When I was little, I always knew I was going to be an inventor when I grew up. I spent almost as much time dismantling my toys as I did playing with them. So, naturally, I pursued a degree in mechanical engineering after high school. First I went to Caldwell Community College and Technical Institute where I earned my AS in Pre-engineering (in other words, I took lats of math and science classes).
But in my second week at NC State University, a driver did what most Americans seem too – she decided her time was more important than my life and pulled out into traffic when she shouldn’t have, putting herself directly in the path of my bike. The force of the collision of my head with the pavement, even buffered by my helmet, was enough to shatter one of my vertebrae and crack two others. Never ride without a helmet; I would have died without mine.
The pain that left me in actually had several good side-effects, not the least of which is Lura, my wife of more than 13 years. Had I graduated on time, I would have done so mere months before we started courting. But on the subject at hand, the pain meant I had to spend a lot of time resting, and my favorite way to amuse myself at such times were Final Fantasy VIII, and Final Fantasy Tactics (still the best videogame ever made), thus triggering my love of gaming.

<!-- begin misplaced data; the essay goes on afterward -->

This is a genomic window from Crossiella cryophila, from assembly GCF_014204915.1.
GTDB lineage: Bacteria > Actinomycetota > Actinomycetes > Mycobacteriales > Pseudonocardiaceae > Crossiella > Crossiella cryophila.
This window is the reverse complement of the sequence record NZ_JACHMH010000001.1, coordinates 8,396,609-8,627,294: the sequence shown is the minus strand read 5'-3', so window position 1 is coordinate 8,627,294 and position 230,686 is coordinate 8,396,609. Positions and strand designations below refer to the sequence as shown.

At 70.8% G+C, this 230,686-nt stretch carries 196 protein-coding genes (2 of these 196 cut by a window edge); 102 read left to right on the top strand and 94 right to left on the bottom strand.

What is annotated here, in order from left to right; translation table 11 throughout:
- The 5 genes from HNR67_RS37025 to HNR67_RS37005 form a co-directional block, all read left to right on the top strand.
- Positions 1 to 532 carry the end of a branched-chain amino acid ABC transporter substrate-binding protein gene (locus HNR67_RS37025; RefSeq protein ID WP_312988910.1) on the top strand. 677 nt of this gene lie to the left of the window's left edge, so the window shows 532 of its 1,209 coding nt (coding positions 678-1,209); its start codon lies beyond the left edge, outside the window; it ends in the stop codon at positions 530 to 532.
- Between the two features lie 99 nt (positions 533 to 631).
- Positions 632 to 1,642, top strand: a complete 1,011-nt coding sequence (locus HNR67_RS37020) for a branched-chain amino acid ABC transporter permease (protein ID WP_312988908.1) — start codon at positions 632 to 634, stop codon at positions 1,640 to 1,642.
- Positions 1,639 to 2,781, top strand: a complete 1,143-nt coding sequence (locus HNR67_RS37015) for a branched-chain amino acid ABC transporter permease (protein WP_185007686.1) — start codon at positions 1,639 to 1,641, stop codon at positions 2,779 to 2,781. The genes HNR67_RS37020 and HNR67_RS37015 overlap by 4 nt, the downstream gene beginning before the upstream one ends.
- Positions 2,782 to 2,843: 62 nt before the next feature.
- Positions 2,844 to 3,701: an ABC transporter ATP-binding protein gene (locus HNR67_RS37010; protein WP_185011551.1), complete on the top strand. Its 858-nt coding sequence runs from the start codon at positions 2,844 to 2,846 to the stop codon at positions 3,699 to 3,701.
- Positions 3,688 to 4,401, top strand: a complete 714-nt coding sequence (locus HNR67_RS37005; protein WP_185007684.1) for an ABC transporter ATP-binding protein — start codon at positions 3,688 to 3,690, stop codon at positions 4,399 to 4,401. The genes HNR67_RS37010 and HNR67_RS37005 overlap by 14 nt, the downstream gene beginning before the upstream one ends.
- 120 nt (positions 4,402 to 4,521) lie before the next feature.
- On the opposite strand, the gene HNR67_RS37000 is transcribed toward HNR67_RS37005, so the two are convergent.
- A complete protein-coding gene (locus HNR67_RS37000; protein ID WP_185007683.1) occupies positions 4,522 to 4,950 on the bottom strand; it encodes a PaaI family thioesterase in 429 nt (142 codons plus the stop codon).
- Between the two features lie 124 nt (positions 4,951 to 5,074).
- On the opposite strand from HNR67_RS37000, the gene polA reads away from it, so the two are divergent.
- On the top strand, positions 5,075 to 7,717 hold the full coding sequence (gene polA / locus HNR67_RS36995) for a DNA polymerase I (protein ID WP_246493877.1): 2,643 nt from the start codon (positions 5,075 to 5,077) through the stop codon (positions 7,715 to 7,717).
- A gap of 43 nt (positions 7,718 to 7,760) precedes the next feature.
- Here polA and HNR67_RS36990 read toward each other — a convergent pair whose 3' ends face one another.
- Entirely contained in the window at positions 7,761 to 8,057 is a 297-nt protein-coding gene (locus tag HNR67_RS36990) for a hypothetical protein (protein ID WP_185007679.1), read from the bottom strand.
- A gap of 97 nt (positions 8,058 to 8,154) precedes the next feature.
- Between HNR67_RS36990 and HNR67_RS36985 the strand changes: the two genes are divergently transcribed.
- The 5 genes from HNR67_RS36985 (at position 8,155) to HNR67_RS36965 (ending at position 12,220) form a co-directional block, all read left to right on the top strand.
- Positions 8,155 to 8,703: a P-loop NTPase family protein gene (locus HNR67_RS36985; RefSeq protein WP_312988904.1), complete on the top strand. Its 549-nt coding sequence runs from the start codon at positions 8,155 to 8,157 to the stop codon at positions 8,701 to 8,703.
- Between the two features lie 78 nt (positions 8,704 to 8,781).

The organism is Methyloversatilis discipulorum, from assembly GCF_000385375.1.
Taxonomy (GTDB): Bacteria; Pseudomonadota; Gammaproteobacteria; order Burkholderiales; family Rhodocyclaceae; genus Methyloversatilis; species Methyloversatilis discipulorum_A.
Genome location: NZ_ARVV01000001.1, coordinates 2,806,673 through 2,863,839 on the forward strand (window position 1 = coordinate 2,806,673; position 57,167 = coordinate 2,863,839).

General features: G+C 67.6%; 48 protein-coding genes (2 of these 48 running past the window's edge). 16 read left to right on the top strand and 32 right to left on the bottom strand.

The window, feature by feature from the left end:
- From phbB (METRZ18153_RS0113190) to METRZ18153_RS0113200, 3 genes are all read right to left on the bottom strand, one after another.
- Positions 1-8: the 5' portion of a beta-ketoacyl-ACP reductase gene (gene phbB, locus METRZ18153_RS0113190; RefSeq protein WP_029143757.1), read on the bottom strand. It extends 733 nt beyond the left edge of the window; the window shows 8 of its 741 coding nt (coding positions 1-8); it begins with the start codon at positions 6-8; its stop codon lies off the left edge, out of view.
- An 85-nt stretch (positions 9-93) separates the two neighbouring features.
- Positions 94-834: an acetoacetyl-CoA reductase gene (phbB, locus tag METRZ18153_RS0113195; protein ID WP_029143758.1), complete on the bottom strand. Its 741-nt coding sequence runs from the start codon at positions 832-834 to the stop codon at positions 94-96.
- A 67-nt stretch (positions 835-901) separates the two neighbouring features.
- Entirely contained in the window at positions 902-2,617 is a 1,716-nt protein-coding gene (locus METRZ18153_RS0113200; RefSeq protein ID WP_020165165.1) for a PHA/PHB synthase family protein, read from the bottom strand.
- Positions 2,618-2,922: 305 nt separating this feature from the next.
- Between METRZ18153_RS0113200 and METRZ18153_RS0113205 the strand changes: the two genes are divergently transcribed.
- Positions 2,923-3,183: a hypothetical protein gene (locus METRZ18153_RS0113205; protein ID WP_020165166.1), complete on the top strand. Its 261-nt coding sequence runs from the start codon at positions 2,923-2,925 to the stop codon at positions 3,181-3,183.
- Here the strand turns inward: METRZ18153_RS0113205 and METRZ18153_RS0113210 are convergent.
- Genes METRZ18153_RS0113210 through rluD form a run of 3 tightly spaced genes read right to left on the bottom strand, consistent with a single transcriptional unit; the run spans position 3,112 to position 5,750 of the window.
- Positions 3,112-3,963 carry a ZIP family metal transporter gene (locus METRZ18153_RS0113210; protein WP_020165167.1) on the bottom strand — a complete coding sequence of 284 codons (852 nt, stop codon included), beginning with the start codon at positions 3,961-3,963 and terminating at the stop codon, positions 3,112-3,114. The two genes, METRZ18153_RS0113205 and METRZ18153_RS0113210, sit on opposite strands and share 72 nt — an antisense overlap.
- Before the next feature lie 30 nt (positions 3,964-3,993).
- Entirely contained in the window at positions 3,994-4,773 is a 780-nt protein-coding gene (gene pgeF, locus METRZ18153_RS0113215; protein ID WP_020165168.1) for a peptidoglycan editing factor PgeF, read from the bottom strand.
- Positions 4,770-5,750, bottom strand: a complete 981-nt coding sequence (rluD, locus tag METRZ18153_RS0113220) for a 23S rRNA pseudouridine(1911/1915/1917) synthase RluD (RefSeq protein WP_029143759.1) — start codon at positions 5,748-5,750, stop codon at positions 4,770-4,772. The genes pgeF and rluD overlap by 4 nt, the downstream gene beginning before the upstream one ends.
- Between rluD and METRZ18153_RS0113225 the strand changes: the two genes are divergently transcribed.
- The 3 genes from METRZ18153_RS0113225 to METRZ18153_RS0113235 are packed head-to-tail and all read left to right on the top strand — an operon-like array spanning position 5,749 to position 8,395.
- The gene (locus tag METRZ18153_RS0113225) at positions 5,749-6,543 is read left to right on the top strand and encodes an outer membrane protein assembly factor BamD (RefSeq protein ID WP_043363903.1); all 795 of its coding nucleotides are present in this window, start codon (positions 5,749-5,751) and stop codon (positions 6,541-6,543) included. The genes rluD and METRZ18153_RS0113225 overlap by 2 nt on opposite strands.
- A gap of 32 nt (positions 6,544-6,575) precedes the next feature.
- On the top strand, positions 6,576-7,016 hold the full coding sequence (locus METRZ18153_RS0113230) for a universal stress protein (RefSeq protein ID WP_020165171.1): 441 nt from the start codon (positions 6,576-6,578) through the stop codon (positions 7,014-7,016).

For as long as I can remember, my family has always played board and card games ranging from checkers and chess, to Stratego and Monopoly (Lura and I were actually Spades partners for months before our first date). So I guess it was natural that I would turn to games for comfort. (Now you also know why Cribbage Dice was the first game I released on this blog.)
Playing those so-called “roleplaying games” for all those years got me curious about the real thing. Now, after playing GURPS, HackMaster, D&D, and a slew of other roleplaying games for so many years, I’ve largely lost my taste for video games (other than Kingdom of Loathing and the Pokémon series (I do so love breeding and training for PvP)).
So here I am, beginning my fifth decade on this planet, and all of my life’s experiences have led to me to one thing: designing the games, both analog and digital, that I would enjoy most. For now I’m focusing on tabletop roleplaying games (commonly called “trpgs” or “pen and paper” games), but I am also working on several HTML 5 games, and a non-collectible card game.